Sunday, October 7, 2018

Salt Lake in the Lee of the Wasatch Range

If you were in the Salt Lake Valley and looked toward the Wasatch this morning around 8:30 you may have noticed that there was a cloud sitting several kilometers west of the Wasatch Range (note darker band of clouds below).  The cloud sat several km west of the Wasatch Range and didn't extend into the mountains.  Over the mountains, it was snowing, but not very hard.  

What you are seeing is a consequence of easterly flow.  There is a band of precipitation that currently extends from from SW to NE across the region, but this is embedded in easterly flow.  If you look carefully at the image below, the radar reflectivities at 8:18 AM were actually higher east of the Park City Ridgline (look along the border between Salt Lake and Summit Counties) than on the Cottonwood side of the Wasatch.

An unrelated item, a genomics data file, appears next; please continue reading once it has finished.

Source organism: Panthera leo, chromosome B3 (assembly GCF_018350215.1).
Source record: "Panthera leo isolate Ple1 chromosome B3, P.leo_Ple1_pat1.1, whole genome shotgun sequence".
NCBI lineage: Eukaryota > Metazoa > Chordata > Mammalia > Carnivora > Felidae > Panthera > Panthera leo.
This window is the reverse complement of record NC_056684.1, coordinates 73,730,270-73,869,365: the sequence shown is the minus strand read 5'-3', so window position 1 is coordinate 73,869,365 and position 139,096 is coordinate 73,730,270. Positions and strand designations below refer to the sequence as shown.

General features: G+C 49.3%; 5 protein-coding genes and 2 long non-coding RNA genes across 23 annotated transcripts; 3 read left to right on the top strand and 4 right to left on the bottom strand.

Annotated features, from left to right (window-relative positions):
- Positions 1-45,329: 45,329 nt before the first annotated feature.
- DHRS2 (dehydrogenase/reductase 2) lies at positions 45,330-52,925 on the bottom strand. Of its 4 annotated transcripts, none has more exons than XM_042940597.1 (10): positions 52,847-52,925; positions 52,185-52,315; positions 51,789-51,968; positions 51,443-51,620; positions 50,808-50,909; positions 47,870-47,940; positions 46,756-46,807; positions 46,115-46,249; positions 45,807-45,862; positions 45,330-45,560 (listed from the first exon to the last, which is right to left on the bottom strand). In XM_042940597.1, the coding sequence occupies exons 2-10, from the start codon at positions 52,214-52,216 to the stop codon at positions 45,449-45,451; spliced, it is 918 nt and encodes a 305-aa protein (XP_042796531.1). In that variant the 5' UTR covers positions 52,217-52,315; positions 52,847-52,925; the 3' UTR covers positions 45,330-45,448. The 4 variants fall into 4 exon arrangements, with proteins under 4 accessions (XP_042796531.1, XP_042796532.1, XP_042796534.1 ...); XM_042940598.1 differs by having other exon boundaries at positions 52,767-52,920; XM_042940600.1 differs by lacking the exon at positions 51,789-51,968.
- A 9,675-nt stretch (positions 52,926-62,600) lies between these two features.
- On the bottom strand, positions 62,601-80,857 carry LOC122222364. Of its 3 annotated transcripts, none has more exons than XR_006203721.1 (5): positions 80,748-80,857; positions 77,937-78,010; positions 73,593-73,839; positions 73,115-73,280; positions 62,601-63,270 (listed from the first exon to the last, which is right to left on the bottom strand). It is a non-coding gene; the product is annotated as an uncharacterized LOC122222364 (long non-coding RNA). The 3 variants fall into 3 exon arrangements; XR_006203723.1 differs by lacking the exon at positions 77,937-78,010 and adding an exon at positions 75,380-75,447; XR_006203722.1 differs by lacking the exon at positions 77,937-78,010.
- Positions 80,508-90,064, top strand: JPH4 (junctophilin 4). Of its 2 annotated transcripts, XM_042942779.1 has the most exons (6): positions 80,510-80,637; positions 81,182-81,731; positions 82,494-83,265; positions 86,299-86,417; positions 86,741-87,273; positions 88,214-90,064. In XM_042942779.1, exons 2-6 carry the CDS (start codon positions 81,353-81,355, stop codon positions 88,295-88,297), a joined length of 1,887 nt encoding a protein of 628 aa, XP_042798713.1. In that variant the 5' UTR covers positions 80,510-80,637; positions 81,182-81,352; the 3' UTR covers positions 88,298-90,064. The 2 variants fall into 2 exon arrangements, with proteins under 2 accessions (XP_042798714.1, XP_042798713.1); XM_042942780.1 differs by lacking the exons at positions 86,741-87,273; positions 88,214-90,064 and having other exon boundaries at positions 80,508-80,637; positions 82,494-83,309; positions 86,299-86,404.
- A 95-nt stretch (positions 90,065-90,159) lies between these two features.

So, in the photo above, the snow in the mountains is spillover.  Then, a harder, darker cloud base exists where a lee wave is producing rising motion.  This is something akin to that illustrated in the picture below, except there is more extensive cloud cover due to the precipitation band being generated on the north side of the close low that exists at upper levels to our south.  

Evidence for the easterly flow can be found in the morning sounding from the airport.  The low-level flow in the Salt Lake Valley is northerly, but there's northeast to east to southeast flow from 700 to 300 mb.  

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